Wednesday 17 February 2016, European Commission HQ, Berlaymont building, Brussels. Nine representatives of human rights NGOs and networks* enter into one of the countless vast conference room to meet with the first Vice-President of the Commission. Surrounded by only five European functionaries from different units, Mr. Timmermans wants to talk about integration of migrants in Europe and fundamental rights.

A rare advocacy opportunity for civil society activists to engage into a genuine dialogue with the highest level of European executive power about the migrant and refugee crisis – for sure – but why now?

Because Europe is living today one of the most challenging period of its time. Timmermans does not hide his worries and talk openly about how the confusion around the migration crisis is leading to unprecedented reactions among member states and their citizens. Paying the price of a mismanaged European migration policy is one reason. And for years Italy and Greece were left alone dealing with irregular migration flows on their coasts. But Universal – and European – values are now becoming distorted, and more and more openly diverted into questionable orientations. Timmermans takes notes of the recommendations from the NGOs, especially on the specific needs and rights of children on the move. He says he will certainly use some of these the day after, at the European Council meeting.

Today, the United Nations Special Rapporteur on the human rights of migrants, François Crépeau, warns that “it has become impossible in Europe to have a meaningful discussion about migrant’s rights, diversity, and integration.” The opinion of the UN rights experts is very clear, and most of the specialised NGOs can share the same point of view and somehow despair.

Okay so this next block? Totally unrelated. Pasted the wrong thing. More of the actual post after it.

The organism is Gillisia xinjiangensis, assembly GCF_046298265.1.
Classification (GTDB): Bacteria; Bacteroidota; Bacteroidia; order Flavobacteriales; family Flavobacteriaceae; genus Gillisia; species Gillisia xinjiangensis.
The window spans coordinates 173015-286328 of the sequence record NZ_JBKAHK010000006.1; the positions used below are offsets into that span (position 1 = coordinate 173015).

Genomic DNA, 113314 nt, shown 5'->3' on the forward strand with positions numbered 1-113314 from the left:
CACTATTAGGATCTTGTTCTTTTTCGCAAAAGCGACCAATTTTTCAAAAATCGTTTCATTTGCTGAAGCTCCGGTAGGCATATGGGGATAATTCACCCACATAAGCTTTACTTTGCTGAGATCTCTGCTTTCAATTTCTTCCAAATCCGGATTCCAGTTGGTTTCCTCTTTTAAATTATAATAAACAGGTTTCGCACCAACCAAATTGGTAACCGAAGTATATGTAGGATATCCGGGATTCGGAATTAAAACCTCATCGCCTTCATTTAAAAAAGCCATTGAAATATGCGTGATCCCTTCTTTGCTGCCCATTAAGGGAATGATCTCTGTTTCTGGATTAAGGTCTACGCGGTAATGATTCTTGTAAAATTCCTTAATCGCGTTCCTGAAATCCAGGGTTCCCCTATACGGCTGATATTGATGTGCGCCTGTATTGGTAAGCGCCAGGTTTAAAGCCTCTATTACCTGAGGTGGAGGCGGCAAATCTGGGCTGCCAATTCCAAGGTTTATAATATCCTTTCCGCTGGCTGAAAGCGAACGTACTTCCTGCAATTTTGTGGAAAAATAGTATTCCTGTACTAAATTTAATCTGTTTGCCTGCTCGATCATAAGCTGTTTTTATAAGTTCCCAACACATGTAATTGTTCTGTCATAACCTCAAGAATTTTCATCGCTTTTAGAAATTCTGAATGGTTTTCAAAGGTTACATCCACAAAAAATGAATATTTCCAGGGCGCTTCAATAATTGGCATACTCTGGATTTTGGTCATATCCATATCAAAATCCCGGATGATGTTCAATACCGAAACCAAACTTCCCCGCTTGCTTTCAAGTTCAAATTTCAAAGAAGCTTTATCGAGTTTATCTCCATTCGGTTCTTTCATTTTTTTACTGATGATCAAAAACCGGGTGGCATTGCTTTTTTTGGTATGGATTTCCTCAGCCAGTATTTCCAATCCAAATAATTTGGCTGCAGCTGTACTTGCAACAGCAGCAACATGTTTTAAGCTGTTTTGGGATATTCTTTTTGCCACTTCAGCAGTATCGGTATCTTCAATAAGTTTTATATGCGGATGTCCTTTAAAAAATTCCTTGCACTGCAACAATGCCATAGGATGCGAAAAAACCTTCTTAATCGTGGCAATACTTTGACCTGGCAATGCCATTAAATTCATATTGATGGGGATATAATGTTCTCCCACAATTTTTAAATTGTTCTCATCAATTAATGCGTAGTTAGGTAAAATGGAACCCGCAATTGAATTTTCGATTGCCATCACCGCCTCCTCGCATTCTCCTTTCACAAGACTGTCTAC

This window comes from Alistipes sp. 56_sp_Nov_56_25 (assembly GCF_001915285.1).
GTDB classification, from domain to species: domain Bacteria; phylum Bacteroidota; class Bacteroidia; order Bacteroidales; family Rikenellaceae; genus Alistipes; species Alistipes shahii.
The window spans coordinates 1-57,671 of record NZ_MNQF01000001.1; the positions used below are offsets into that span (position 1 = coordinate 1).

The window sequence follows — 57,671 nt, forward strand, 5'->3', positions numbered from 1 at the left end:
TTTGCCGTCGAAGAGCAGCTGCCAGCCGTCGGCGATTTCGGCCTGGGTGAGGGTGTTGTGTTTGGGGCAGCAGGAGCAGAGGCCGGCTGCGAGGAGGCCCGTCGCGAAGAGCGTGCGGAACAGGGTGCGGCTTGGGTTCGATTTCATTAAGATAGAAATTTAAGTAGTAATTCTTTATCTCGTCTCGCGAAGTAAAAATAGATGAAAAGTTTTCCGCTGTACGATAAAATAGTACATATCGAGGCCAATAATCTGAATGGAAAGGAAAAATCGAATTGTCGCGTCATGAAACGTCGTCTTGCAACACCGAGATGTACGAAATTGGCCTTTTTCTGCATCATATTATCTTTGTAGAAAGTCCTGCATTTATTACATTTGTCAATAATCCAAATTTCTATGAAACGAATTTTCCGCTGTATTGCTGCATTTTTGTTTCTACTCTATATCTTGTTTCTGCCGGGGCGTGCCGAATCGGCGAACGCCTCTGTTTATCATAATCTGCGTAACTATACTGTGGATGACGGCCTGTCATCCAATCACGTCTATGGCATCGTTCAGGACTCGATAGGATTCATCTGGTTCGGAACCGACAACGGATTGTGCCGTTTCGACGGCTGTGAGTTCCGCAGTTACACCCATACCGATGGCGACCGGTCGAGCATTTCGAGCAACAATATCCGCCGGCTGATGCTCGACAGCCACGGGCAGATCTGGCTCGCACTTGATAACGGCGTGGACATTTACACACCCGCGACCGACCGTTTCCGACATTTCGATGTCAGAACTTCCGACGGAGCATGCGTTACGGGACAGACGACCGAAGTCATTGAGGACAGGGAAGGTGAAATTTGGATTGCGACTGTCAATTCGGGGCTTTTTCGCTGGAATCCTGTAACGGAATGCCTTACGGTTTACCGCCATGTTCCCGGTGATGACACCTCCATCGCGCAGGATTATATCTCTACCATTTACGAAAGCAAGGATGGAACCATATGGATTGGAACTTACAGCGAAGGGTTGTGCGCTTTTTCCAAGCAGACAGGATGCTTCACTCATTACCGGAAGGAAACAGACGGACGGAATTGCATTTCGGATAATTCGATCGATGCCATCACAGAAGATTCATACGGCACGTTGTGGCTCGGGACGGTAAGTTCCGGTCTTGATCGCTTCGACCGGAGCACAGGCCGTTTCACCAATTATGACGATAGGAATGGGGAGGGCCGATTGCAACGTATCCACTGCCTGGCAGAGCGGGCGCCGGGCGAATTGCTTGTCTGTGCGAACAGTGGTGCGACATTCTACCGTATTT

However, there is hope: 79 percent of all Europeans are in favour of a common European asylum and migration policy,

indicates two days ago a study conducted by Bertelsmann Stiftung, a renowned German private Foundation. Its director insists: “The European heads of state and government should take on board the fact that their citizens are clearly calling for a European solution.” And when Terre des Hommes repeats this very message to Timmermans, the answer of the European leader has a bitter taste: this study is about refugees only, not migrants in general: to approve relocation can also mean to place refugees somewhere else than in your own country…

The Vice-President concludes on one of the solution to combat cultural fears around migration: “we need to mobilise our societies!” The nine NGO representatives asked for a follow up of the meeting; Timmermans agreed.

European Council on migration : on 18-19 February 2016, the Heads of States assessed the progress in the implementation of its decisions in response to the migration and refugee crisis. Read the European Council conclusions on migration (18 February 2016)

* In alphabetic order




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